Eustatic effects on the deposition of ancient coastal and marine rocks are well known, but eustasy also can affect depositional patterns and processes well inland from the sea and play an important role in the development of nonmarine unconformities.
In the southeastern part of the Colorado Plateau, fluvial rocks of the lowermost Cenomanian (lowermost Upper Cretaceous) Encinal Canyon Member at the base of the Dakota Sandstone fill paleovalleys incised into underlying formations. In most of region, the Encinal Canyon disconformably overlies fluvial rocks of the Aptian to middle Albian (upper Lower Cretaceous) Burro Canyon Formation. Along the southern margin of the plateau, the Encinal Canyon overlies progressively older Mesozoic and Paleozoic formations toward the south.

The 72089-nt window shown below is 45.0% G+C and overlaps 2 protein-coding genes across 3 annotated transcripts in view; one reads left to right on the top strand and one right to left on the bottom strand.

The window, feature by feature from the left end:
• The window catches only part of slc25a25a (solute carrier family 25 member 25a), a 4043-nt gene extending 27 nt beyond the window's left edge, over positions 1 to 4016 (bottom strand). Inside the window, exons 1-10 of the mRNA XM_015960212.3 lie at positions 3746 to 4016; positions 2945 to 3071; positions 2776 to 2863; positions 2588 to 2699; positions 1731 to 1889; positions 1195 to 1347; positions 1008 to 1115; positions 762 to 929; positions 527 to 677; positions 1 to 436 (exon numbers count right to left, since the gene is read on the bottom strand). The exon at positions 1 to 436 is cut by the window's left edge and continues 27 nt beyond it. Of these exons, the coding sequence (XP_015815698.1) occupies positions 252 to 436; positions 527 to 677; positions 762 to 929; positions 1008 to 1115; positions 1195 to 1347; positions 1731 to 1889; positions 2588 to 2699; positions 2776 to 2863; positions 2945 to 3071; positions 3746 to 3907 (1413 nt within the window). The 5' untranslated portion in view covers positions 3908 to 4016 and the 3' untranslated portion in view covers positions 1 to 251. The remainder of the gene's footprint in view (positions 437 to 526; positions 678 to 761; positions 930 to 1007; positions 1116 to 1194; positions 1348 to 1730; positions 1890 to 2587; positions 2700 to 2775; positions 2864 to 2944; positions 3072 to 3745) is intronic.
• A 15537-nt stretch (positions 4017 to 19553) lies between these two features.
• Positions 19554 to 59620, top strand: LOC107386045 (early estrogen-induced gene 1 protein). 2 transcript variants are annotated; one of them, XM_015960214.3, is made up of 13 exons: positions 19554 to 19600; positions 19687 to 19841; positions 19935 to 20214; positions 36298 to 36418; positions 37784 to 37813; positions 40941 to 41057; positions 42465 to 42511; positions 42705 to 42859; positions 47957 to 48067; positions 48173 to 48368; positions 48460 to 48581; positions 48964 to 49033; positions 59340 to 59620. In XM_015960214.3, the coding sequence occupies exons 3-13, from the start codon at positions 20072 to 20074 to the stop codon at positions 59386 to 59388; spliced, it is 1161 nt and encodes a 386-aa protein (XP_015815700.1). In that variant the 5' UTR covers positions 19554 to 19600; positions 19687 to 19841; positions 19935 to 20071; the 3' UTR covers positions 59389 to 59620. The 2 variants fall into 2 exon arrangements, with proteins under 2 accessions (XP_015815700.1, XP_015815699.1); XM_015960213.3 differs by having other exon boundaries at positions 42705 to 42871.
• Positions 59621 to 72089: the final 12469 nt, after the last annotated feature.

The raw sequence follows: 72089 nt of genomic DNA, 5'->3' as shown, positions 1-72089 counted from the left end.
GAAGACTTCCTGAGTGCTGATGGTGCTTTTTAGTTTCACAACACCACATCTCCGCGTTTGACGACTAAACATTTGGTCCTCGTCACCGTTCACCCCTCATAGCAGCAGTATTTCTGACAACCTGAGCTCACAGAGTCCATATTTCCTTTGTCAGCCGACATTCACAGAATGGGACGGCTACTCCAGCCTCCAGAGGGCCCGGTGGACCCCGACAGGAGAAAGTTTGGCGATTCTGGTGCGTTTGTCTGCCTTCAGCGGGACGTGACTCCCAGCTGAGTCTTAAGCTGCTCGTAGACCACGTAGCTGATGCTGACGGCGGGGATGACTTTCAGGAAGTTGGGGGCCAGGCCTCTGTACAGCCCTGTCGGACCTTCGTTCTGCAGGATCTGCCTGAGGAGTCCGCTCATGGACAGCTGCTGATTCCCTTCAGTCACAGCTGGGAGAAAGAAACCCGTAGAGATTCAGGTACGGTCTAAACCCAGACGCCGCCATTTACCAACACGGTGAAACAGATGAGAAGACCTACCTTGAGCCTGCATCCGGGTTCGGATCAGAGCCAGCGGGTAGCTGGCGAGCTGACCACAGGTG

In the latter part of the Early Cretaceous, an epicontinental sea lay about 240 km east of the southeastern Colorado Plateau and was base level for streams in the plateau region. Near the end of the Early Cretaceous, sea level fell, base level was lowered, and streams incised valleys into alluvial deposits of the Burro Canyon Formation and into older formations. The resulting incised paleodrainage surface was preserved as the sub-Dakota unconformity when the succeeding sea-level rise, in earliest Late Cretaceous time, caused Dakota streams to aggrade and backfill the paleovalleys with alluvial sediments of the Encinal Canyon Member. Unconformities in continental rocks have rarely been attributed to sea-level changes. The example of sub-Dakota unconformity, however, suggests that eustatic lowering of sea level can result in erosion far inland from the sea and play an important role in the formation of unconformities in continental strata.